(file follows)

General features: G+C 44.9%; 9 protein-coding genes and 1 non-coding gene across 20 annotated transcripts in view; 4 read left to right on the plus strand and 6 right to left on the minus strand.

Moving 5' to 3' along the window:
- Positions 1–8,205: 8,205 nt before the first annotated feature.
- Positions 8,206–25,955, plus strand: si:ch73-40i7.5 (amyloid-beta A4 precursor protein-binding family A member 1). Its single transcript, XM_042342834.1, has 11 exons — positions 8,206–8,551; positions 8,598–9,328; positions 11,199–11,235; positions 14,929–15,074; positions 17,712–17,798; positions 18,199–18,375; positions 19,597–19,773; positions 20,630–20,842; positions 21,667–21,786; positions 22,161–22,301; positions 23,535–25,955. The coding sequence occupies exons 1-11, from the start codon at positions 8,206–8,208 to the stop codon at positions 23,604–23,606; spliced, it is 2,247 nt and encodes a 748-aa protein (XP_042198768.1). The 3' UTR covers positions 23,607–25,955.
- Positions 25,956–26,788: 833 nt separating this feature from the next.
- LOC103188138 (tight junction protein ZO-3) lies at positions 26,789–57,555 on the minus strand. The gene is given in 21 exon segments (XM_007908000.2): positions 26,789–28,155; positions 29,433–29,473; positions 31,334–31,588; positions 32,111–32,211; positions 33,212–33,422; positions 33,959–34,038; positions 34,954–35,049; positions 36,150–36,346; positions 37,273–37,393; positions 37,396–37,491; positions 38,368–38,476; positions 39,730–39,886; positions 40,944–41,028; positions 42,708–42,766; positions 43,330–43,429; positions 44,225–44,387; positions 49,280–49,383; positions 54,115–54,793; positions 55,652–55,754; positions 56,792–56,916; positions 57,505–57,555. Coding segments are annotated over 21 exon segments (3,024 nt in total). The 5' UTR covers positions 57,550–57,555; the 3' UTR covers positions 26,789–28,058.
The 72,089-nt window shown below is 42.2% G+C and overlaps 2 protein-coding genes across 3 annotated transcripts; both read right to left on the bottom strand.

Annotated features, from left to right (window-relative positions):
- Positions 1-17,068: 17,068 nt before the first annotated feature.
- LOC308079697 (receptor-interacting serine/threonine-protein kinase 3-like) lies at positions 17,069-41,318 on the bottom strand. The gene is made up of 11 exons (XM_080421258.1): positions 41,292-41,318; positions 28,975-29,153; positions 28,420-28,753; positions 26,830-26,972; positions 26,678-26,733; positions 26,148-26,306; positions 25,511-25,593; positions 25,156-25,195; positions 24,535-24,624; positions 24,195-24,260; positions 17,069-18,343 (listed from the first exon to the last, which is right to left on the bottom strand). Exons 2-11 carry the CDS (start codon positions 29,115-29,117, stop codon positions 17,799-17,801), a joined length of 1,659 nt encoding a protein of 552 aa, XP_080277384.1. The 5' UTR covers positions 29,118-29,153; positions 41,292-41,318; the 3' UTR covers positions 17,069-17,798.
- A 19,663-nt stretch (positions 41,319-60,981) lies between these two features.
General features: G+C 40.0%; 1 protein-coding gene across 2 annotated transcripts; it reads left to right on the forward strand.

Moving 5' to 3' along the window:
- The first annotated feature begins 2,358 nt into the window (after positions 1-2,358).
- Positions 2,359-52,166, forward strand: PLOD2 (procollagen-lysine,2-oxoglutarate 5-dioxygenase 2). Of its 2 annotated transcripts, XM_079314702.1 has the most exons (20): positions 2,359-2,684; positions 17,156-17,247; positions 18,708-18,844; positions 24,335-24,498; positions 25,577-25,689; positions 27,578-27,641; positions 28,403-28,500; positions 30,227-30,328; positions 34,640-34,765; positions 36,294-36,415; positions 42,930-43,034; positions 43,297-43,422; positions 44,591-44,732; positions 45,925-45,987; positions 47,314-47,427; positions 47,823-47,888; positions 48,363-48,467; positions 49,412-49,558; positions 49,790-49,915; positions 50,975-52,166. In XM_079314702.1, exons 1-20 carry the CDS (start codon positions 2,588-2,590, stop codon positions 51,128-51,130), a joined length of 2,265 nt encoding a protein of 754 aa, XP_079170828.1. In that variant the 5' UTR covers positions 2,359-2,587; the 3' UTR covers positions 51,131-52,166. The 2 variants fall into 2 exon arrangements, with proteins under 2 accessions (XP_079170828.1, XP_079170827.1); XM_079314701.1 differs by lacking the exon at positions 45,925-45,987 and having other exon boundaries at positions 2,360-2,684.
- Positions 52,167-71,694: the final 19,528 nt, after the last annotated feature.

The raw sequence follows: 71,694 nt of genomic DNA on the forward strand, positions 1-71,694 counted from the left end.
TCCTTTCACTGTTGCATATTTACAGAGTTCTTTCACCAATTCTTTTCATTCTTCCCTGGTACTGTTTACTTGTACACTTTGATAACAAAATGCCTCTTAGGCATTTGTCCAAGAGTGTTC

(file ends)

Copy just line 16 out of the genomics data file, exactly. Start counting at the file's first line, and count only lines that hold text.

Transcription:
- Positions 52,167-71,694: the final 19,528 nt, after the last annotated feature.